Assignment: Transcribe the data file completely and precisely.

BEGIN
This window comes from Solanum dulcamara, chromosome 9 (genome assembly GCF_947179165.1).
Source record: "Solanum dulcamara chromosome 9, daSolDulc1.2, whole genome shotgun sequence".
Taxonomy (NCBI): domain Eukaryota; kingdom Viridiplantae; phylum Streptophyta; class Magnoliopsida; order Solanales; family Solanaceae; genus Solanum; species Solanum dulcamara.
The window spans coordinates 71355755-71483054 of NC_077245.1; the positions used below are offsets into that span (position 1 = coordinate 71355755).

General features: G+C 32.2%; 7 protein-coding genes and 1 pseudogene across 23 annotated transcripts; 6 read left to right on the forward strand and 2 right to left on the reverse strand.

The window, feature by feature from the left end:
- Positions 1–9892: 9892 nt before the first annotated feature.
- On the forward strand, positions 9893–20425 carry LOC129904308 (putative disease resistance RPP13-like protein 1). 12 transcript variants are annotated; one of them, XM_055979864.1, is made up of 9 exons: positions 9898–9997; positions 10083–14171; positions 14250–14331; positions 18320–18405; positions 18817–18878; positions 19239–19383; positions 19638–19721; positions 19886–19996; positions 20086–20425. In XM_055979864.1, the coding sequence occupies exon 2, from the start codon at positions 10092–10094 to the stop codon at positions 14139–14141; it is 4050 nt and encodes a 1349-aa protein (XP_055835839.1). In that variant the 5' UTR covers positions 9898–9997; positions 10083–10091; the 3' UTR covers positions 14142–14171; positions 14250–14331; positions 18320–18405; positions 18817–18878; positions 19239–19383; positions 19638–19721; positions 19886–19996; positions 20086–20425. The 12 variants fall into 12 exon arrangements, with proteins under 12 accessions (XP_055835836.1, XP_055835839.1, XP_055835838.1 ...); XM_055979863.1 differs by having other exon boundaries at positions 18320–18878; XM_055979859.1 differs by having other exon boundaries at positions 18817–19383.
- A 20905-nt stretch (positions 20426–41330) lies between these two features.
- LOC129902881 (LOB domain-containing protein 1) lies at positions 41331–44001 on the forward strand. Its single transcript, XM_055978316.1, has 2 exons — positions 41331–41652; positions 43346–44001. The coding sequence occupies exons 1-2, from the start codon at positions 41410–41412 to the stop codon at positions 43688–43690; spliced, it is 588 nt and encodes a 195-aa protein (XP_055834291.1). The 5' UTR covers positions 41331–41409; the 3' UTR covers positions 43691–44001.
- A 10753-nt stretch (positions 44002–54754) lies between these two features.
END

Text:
This window comes from Solanum dulcamara, chromosome 9 (genome assembly GCF_947179165.1).
Source record: "Solanum dulcamara chromosome 9, daSolDulc1.2, whole genome shotgun sequence".
Taxonomy (NCBI): domain Eukaryota; kingdom Viridiplantae; phylum Streptophyta; class Magnoliopsida; order Solanales; family Solanaceae; genus Solanum; species Solanum dulcamara.
The window spans coordinates 71355755-71483054 of NC_077245.1; the positions used below are offsets into that span (position 1 = coordinate 71355755).

General features: G+C 32.2%; 7 protein-coding genes and 1 pseudogene across 23 annotated transcripts; 6 read left to right on the forward strand and 2 right to left on the reverse strand.

The window, feature by feature from the left end:
- Positions 1–9892: 9892 nt before the first annotated feature.
- On the forward strand, positions 9893–20425 carry LOC129904308 (putative disease resistance RPP13-like protein 1). 12 transcript variants are annotated; one of them, XM_055979864.1, is made up of 9 exons: positions 9898–9997; positions 10083–14171; positions 14250–14331; positions 18320–18405; positions 18817–18878; positions 19239–19383; positions 19638–19721; positions 19886–19996; positions 20086–20425. In XM_055979864.1, the coding sequence occupies exon 2, from the start codon at positions 10092–10094 to the stop codon at positions 14139–14141; it is 4050 nt and encodes a 1349-aa protein (XP_055835839.1). In that variant the 5' UTR covers positions 9898–9997; positions 10083–10091; the 3' UTR covers positions 14142–14171; positions 14250–14331; positions 18320–18405; positions 18817–18878; positions 19239–19383; positions 19638–19721; positions 19886–19996; positions 20086–20425. The 12 variants fall into 12 exon arrangements, with proteins under 12 accessions (XP_055835836.1, XP_055835839.1, XP_055835838.1 ...); XM_055979863.1 differs by having other exon boundaries at positions 18320–18878; XM_055979859.1 differs by having other exon boundaries at positions 18817–19383.
- A 20905-nt stretch (positions 20426–41330) lies between these two features.
- LOC129902881 (LOB domain-containing protein 1) lies at positions 41331–44001 on the forward strand. Its single transcript, XM_055978316.1, has 2 exons — positions 41331–41652; positions 43346–44001. The coding sequence occupies exons 1-2, from the start codon at positions 41410–41412 to the stop codon at positions 43688–43690; spliced, it is 588 nt and encodes a 195-aa protein (XP_055834291.1). The 5' UTR covers positions 41331–41409; the 3' UTR covers positions 43691–44001.
- A 10753-nt stretch (positions 44002–54754) lies between these two features.